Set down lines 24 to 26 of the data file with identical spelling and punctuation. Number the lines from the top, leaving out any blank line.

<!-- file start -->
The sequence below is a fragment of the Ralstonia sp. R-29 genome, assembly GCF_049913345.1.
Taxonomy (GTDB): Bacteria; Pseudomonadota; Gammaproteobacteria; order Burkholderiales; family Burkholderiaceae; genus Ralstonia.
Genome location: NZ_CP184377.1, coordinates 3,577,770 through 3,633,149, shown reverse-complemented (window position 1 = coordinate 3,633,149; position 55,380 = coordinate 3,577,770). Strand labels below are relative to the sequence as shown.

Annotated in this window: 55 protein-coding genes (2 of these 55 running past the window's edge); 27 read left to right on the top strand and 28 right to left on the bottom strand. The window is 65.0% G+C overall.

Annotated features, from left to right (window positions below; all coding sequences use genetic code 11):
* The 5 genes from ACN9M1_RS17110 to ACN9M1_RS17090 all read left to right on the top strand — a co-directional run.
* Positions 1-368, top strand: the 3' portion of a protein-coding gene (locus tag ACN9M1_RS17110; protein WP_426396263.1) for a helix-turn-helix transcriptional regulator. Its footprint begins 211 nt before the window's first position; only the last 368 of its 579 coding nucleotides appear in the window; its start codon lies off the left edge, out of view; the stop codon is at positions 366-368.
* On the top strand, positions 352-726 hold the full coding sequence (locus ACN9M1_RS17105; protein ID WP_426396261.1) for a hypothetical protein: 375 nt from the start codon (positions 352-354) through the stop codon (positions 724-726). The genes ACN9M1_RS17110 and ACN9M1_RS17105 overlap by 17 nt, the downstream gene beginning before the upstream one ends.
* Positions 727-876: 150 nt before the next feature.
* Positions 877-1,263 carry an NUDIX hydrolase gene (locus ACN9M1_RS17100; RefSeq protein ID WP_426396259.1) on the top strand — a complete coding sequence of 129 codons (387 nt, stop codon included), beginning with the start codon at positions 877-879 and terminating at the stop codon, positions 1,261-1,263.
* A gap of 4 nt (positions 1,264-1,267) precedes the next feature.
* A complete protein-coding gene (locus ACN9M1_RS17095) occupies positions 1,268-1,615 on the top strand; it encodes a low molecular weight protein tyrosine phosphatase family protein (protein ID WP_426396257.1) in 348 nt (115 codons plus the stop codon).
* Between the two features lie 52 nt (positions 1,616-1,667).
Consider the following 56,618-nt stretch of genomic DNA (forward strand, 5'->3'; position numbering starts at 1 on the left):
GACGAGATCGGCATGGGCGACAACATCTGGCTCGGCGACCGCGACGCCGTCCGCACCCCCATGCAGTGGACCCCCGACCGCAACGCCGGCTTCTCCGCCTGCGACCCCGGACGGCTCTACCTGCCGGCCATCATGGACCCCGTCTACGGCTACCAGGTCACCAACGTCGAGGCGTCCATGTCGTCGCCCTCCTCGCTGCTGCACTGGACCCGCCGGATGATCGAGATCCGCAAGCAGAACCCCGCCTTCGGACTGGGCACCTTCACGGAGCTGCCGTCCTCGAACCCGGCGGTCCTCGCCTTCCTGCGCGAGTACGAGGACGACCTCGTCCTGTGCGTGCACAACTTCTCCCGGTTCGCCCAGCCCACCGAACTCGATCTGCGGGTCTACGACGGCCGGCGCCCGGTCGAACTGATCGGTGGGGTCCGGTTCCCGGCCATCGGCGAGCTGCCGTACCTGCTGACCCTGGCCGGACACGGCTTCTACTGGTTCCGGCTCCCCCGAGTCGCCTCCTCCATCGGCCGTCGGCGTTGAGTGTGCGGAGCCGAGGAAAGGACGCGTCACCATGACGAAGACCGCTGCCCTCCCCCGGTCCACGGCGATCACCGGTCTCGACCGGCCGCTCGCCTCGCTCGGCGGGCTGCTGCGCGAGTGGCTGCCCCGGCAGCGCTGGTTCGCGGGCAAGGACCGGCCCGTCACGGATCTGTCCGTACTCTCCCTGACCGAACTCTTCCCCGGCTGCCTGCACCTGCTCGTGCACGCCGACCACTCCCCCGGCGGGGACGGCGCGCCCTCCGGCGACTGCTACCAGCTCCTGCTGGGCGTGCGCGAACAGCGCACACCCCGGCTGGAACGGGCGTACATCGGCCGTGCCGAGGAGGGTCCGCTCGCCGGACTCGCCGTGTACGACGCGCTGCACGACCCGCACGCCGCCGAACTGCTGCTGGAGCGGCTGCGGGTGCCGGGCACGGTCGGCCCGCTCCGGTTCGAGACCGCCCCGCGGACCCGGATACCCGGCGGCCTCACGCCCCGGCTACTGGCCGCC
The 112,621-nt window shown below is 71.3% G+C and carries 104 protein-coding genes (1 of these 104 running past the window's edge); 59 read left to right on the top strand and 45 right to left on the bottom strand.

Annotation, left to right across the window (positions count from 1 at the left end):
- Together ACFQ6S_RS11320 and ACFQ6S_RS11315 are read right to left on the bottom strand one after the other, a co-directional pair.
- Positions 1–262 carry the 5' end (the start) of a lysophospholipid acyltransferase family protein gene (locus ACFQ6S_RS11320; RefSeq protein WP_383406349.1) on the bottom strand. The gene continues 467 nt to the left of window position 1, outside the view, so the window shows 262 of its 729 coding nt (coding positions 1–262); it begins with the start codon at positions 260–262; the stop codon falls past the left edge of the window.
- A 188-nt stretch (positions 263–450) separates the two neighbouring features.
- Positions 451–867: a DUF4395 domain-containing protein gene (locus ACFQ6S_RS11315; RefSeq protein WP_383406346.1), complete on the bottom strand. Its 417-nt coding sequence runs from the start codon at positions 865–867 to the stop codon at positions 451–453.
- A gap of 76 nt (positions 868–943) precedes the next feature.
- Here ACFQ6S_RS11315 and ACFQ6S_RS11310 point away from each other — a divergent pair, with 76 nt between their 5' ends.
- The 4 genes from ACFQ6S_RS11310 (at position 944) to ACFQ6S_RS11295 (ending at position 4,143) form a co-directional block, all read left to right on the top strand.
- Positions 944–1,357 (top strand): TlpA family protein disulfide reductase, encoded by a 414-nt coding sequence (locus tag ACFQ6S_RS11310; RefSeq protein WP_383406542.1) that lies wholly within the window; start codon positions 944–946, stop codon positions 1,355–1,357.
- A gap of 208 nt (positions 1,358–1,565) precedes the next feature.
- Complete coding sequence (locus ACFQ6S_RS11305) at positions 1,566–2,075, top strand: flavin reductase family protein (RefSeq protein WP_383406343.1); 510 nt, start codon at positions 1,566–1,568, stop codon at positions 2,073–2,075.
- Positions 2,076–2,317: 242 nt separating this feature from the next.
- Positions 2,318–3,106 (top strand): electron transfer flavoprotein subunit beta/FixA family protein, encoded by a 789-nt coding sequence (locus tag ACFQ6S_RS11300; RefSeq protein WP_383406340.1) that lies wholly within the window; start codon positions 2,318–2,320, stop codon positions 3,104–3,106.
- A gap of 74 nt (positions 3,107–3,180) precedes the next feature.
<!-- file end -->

- The 4 genes from ACFQ6S_RS11310 (at position 944) to ACFQ6S_RS11295 (ending at position 4,143) form a co-directional block, all read left to right on the top strand.
- Positions 944–1,357 (top strand): TlpA family protein disulfide reductase, encoded by a 414-nt coding sequence (locus tag ACFQ6S_RS11310; RefSeq protein WP_383406542.1) that lies wholly within the window; start codon positions 944–946, stop codon positions 1,355–1,357.
- A gap of 208 nt (positions 1,358–1,565) precedes the next feature.